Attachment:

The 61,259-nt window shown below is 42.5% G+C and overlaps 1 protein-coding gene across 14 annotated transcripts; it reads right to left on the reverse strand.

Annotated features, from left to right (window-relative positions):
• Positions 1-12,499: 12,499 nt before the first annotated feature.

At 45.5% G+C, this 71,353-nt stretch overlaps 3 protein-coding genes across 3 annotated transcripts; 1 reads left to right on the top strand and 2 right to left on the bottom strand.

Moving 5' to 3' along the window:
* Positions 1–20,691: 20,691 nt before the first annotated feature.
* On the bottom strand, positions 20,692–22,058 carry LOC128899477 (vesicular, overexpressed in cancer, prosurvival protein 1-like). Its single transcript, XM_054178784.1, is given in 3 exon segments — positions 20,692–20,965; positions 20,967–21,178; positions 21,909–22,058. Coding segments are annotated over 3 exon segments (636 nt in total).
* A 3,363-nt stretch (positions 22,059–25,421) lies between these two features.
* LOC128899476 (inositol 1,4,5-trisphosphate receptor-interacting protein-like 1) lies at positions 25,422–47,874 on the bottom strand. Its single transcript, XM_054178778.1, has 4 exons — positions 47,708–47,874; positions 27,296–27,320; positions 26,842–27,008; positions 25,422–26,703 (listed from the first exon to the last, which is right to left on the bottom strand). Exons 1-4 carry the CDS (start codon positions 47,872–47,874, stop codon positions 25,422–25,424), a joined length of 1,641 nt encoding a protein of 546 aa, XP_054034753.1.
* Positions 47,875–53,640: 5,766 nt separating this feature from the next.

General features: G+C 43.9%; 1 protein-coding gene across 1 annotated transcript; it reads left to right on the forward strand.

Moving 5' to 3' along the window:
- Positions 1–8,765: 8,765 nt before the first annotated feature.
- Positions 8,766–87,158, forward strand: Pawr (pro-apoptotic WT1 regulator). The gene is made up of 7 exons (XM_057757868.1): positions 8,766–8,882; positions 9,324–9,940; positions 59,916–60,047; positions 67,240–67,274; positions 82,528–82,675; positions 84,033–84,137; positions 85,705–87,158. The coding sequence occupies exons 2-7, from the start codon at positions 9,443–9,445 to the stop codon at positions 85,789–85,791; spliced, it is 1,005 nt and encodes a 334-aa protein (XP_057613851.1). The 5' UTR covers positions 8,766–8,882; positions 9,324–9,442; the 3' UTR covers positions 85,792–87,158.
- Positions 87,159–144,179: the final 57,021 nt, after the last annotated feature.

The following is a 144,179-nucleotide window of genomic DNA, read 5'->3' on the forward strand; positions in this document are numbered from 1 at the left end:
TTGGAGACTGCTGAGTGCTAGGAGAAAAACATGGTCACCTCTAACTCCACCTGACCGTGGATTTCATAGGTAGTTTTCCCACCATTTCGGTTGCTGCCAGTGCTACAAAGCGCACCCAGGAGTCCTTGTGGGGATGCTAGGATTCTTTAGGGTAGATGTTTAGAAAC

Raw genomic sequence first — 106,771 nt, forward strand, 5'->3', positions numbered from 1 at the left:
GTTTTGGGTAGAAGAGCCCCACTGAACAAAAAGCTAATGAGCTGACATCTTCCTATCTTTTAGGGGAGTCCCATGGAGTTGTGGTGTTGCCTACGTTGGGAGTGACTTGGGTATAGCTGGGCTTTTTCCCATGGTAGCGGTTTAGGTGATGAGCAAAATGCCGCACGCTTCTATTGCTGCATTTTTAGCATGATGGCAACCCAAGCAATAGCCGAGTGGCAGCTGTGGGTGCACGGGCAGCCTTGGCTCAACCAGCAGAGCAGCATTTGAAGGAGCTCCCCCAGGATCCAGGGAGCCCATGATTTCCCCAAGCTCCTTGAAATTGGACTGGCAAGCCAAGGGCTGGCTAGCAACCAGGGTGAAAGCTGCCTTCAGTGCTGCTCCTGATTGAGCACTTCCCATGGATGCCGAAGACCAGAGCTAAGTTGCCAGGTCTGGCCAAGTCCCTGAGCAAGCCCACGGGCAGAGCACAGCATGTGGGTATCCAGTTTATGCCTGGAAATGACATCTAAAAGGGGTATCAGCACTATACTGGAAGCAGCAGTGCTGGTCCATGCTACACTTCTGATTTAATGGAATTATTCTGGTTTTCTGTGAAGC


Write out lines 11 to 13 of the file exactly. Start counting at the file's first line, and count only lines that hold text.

General features: G+C 43.9%; 1 protein-coding gene across 1 annotated transcript; it reads left to right on the forward strand.

Moving 5' to 3' along the window:
- Positions 1–8,765: 8,765 nt before the first annotated feature.